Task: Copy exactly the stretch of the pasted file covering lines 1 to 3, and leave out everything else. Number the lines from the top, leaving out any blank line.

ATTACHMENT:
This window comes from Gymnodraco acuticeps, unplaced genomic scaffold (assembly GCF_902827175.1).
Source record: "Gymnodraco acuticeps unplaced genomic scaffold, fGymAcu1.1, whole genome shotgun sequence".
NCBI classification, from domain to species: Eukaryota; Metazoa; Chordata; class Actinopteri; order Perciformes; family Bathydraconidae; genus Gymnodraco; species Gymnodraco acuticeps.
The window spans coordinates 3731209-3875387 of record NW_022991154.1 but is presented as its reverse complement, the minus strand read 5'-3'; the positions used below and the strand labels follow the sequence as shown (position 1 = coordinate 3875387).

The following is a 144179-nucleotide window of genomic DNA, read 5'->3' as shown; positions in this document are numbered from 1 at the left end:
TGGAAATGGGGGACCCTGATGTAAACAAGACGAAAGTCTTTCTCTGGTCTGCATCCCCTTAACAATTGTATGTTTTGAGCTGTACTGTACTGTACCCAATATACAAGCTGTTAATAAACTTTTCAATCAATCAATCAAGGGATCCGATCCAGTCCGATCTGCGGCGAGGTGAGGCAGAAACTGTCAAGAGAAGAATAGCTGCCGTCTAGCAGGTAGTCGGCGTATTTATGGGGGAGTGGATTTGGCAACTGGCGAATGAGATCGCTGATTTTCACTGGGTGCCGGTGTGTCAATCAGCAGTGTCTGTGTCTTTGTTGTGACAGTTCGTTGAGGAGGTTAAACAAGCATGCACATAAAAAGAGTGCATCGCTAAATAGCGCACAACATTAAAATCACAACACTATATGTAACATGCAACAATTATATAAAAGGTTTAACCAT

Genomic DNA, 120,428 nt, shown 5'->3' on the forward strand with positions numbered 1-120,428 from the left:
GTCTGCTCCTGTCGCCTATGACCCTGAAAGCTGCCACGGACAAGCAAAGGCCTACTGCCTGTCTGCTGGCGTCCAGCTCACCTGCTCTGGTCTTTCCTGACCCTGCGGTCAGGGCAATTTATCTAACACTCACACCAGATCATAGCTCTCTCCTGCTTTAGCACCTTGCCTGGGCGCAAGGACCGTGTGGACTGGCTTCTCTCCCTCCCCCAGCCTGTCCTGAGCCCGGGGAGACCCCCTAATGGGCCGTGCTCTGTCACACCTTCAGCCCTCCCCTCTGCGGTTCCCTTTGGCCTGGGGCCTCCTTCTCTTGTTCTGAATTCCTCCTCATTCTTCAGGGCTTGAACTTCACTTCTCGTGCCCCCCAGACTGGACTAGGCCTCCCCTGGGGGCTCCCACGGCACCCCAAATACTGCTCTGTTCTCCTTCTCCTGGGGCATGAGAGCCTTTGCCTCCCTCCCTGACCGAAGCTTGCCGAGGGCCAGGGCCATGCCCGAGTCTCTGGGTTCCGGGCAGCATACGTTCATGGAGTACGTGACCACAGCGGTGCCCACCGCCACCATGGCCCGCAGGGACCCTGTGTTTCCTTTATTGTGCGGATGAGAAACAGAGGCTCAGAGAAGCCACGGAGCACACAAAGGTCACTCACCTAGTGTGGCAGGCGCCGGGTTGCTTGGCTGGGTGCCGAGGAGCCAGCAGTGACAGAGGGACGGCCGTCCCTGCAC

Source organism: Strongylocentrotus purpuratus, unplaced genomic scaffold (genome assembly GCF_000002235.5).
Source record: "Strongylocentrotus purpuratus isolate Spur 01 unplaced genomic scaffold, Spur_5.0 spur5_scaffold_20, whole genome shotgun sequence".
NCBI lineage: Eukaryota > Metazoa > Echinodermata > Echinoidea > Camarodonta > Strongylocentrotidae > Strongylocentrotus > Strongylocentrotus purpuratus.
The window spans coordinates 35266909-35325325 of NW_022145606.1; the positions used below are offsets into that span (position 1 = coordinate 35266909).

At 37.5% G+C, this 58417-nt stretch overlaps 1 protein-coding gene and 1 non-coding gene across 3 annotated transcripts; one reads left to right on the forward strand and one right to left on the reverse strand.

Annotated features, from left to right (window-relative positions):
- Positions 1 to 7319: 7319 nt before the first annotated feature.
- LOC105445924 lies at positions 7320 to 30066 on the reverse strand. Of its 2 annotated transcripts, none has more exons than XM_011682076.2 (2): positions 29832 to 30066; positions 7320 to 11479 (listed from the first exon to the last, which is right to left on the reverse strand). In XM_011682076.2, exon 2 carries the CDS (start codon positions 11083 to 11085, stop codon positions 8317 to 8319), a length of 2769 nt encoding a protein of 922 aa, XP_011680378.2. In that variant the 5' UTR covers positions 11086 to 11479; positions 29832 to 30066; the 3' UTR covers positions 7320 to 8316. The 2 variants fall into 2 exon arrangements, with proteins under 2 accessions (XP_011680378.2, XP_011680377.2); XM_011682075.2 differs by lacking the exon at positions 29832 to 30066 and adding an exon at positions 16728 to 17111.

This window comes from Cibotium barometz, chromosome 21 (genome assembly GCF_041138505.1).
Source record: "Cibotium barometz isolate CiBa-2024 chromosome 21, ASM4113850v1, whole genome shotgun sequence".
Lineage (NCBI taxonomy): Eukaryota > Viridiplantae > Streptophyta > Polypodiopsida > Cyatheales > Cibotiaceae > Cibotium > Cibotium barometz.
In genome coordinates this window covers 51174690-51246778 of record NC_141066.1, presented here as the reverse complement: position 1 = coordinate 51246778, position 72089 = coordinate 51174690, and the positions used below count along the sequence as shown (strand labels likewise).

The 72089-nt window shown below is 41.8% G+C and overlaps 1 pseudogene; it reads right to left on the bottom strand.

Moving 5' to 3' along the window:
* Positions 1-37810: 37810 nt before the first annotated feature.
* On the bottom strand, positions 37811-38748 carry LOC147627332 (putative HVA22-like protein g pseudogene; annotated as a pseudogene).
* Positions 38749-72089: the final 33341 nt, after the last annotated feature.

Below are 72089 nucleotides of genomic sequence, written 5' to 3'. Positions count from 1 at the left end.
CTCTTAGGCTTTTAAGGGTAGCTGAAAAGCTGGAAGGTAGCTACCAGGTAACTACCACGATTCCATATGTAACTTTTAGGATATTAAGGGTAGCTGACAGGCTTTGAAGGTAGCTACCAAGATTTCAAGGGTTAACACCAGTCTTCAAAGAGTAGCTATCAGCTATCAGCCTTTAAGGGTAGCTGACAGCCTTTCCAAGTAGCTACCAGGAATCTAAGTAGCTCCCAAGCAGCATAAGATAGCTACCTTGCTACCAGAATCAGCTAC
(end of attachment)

This window comes from Gymnodraco acuticeps, unplaced genomic scaffold (assembly GCF_902827175.1).
Source record: "Gymnodraco acuticeps unplaced genomic scaffold, fGymAcu1.1, whole genome shotgun sequence".
NCBI classification, from domain to species: Eukaryota; Metazoa; Chordata; class Actinopteri; order Perciformes; family Bathydraconidae; genus Gymnodraco; species Gymnodraco acuticeps.